This technique is most common in amino acid separation since many of them contain ionizable functional groups. Their charge can be modified as desired based on their amino acid sequence by altering the pH of the liquid mobile phase.

Size Exclusion Chromatography

Using molecular sieves, it is possible to separate a mixture of compounds by their size alone. Molecular sieves contain small pores that can ‘trap’ small compounds, allowing the larger ones to simply pass through. Think of the sieves as being a ‘maze’ for molecules small enough to enter, while those that don’t fit skip this maze altogether. Therefore, larger compounds have a faster retention time!

chromatogram size exclusion
A size exclusion chromatogram, with a single peak showing protein elution.

Size exclusion is gentler than most other chromatography techniques as there is no binding reaction between the sieves and the compounds. As such, this technique is most popular for the purification of proteins. In the chromatogram above, the peak corresponds to a protein of interest. It can be seen that the protein was collected between tubes 10-12, with the help of a fraction collector.

Affinity Chromatography

This technique employs highly specific interactions, such as antigen-antibody, receptor-ligand, enzyme-substrate, etc. It is similar to ion exchange in that one side of a binding pair is immobilized, forming the stationary phase. The liquid mobile phase flows through, with the corresponding half (if present) binding specifically to form the pair. It is common to see detection compounds in use with this technique, such as in chromogenic enzyme-linked immunosorbent assays (ELISA).

Virtually any target can be purified in this manner, as long as the binding interaction is specific and high affinity. One common method is the use of protein A, an antibody binding compound. Protein A is attached to a resin, where it is stable and can immobilize antibodies passing through.

Gas Chromatography

Gas chromatography (GC) gets its name from the inert gas that forms the mobile phase. As such, the sample – usually small hydrocarbons – is heated to the point of vaporization before entering the column. The column itself can either be a capillary or glass tube, with the inner surface consisting of a stationary phase.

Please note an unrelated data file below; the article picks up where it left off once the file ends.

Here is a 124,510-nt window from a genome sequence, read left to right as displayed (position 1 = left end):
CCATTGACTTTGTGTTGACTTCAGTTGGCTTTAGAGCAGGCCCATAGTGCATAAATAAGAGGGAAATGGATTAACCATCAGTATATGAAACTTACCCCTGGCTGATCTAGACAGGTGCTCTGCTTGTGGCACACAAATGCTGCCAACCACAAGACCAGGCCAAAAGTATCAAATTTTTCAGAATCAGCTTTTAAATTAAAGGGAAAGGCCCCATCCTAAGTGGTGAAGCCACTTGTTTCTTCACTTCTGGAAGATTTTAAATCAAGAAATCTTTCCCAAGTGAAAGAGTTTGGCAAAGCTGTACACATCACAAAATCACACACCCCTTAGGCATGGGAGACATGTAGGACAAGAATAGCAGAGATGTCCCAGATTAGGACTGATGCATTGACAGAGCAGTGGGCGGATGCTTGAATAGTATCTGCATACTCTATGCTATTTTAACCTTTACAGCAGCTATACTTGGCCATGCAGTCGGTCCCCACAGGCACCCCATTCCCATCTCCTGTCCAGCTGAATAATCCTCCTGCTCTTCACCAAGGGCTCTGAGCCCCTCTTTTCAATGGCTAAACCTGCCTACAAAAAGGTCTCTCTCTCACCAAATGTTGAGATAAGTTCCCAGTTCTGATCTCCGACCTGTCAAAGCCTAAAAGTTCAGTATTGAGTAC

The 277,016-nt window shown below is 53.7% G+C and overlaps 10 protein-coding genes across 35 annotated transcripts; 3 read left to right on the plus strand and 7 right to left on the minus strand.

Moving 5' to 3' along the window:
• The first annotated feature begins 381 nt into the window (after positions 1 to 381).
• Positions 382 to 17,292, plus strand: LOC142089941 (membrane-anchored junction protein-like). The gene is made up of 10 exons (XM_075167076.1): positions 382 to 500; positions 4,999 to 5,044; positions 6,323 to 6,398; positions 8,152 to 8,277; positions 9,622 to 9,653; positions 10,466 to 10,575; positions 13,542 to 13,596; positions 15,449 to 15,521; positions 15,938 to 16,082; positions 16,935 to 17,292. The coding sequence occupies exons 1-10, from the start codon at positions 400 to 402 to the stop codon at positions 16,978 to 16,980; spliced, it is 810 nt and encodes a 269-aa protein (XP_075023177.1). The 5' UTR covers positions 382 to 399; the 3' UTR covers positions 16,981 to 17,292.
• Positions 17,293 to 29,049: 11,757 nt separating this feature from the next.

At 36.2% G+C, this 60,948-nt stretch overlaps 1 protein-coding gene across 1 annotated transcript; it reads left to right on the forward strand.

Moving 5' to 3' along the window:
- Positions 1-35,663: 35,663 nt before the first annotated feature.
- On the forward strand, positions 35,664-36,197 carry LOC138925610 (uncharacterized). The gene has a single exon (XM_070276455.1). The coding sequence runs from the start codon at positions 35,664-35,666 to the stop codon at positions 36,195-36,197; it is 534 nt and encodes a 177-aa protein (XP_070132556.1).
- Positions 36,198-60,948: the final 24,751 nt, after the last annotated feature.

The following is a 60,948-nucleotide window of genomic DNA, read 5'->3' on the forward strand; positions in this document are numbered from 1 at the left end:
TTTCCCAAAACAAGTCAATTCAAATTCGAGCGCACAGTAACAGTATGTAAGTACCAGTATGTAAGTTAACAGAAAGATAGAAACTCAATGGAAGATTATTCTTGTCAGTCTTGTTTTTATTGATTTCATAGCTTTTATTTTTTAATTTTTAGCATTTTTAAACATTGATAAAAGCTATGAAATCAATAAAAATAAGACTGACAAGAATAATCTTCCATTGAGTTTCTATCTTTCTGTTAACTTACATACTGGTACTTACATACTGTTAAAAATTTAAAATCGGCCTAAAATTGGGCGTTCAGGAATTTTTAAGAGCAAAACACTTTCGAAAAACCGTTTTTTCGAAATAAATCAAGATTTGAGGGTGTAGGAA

gas chromatography machine agilent 6890
A typical GC machine, with a capillary column attached.

The sample adsorbs onto the stationary phase and the entire system is heated, so that separation is based on the boiling points of the analytes. Typically, small organic substances tolerate this treatment well, whereas larger molecules and biologicals such as proteins tend to disintegrate at such temperatures, making LC a more viable choice for their separation.

LC separation is considered a ‘gentler’ method that can handle larger molecules without destroying them. However, GC remains popular as its sample profiles are usually cleaner and faster. An added benefit is the use of inert gases (such as helium) for the mobile phase means there is little to no sample-mobile phase interaction, leading to a cleaner analysis.


The list above is not an exhaustive list of chromatography equipment, but just an introduction to the more common ones. In order to obtain a specific analyte for detection or collection, these methods usually have to undergo lots of optimization. Oftentimes, the sample must be put through multiple chromatography and filtration steps to ensure the purity of the final product.

It is important to remember that chromatography is simply a useful tool, and should be applied as such. It is up to the scientist to use critical thinking to analyze the data, and then design the most suitable methods.

Cover graphic: artist’s rendition of samples flowing through different chromatography columns by Melanie (@nanoclustering)

About the Author

sean author
Sean Lim

Sean is a consultant for clients in the pharmaceutical industry and is an associate lecturer at La Trobe University, where unfortunate undergrads are subject to his ramblings on chemistry and pharmacology.